Peerless-AV won a CI BEST [Best Electronics Systems Technologies] Award at InfoComm 2017 for its Xtreme High-Bright line of outdoor TVs, thanks in no small part to the products’ brightness, effectiveness in all outdoor weather and durability
The good fortune continued at the end of 2018 for Peerless-AV when senior editor Robert Archer chose the Xtreme High-Bright line as one of his best AV products of the year.
“Xtreme outdoor line of displays eliminates the need for filters and exhaust fans to keep the products cool,” Archer wrote in his post that honored the Peerless-AV line.
“The displays incorporate the company’s Dynamic Thermal Transfer technology to keep internal components warm during extreme cold and cool in high temperature environments. The line of products produce up to 2,500 cd/m2 of brightness.”
Peerless-AV’s 2019 So Far
All that praise doesn’t mean Peerless-AV plans to rest on its laurels when it comes to the Xtreme High-Bright outdoor line in 2019.
The company showed off the capabilities of the line at ISE 2019 in Amsterdam last week by repeatedly submerging it in water from the bottom to the top and back again.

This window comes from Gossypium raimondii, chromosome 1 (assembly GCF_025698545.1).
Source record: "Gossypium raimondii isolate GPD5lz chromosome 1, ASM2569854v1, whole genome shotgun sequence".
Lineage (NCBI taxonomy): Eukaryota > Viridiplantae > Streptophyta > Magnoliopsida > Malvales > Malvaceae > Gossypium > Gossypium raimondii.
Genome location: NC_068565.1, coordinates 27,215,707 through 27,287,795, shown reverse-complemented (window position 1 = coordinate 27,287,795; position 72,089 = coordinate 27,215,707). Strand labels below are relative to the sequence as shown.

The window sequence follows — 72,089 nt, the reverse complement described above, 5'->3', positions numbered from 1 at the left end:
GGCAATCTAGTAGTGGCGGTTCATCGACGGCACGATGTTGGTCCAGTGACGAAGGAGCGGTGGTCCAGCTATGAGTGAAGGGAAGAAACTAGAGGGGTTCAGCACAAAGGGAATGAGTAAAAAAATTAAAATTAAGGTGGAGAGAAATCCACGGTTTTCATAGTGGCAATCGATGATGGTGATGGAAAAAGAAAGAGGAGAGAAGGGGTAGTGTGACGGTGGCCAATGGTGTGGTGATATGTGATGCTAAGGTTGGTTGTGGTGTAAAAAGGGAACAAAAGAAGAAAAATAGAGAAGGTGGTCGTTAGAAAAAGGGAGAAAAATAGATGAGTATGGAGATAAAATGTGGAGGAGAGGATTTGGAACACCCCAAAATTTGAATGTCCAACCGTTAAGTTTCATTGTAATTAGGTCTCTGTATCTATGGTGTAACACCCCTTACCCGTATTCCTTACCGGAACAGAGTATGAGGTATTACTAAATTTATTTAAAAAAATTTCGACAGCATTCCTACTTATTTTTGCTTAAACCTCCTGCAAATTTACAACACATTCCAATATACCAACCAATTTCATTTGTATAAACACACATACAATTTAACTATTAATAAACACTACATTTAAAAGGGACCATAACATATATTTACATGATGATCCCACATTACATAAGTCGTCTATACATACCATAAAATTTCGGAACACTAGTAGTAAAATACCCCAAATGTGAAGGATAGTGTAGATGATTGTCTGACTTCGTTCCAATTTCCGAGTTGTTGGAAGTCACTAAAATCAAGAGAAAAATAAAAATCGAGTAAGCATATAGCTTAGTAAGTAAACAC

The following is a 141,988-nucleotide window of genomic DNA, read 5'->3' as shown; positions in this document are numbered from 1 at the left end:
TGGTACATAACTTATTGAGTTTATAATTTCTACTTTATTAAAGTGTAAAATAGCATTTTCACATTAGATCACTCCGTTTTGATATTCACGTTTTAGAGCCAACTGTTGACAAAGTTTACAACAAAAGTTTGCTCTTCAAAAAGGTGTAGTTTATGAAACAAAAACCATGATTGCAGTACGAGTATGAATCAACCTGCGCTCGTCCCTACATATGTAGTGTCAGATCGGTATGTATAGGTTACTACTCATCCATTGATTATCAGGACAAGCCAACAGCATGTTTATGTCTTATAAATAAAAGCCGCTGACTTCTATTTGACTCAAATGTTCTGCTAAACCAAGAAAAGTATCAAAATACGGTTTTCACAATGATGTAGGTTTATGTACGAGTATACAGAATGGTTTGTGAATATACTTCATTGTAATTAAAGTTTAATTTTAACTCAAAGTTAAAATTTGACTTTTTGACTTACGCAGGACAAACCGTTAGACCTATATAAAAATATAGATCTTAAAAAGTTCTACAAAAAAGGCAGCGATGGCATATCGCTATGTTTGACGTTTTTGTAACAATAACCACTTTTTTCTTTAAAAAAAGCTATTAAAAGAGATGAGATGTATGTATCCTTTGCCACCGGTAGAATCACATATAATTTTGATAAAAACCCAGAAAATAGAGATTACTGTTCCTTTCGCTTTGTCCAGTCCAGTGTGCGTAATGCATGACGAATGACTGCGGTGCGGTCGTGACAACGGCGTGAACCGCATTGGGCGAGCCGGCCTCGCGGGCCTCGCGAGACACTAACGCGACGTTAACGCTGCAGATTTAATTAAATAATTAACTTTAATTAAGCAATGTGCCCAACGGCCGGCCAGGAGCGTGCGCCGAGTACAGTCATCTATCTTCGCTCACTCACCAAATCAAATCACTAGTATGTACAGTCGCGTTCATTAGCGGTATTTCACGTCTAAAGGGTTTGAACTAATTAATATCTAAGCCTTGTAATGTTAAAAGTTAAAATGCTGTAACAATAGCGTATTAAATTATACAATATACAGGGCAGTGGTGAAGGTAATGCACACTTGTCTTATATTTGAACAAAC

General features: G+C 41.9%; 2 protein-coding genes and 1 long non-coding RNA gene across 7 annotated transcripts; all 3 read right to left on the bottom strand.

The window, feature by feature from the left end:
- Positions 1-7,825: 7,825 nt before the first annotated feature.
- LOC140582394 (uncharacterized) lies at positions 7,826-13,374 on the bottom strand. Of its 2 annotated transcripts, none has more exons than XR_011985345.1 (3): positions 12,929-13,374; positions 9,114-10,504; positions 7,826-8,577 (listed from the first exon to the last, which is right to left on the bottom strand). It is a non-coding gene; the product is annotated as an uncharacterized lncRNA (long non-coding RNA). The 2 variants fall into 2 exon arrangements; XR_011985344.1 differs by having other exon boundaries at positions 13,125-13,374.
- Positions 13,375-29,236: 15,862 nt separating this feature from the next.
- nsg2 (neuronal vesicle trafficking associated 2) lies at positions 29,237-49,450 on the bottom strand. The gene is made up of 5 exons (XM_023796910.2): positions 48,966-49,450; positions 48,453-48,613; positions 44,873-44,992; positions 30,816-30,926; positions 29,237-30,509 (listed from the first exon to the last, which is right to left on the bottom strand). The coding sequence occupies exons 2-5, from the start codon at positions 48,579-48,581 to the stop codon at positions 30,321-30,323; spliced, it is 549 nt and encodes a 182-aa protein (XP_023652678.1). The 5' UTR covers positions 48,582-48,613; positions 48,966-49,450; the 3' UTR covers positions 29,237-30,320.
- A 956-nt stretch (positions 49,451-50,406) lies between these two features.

That test, says Peerless-AV director of emerging technologies Todd Mares, was designed to show what it truly means to have the Xtreme High-Bright outdoor line earn a coveted IP 68 rating.
“It can withstand any environmental issue, namely water,” Mares told CI web editor Adam Forziati during an ISE 2019 booth tour. “There are no fans or filters to replace. It’s completely maintenance-free.”
And, while Peerless-AV was certainly drawing plenty of attention to its booth with the TV dunk tank, that doesn’t necessarily mean you should try it at home—or at the office or at your local sports bar.
“I’m never going to tell anybody to install this under water, but this shows the robustness of the display,” says Mares.
And it’s not just about the Xtreme High-Bright outdoor line being able to withstand repeated trips underwater.
The display is also puts out 2500 nits of light output and has an IK-10 rating cover glass that’s optically bonded to screen to allow “perfect readability in any environment,” says Mares.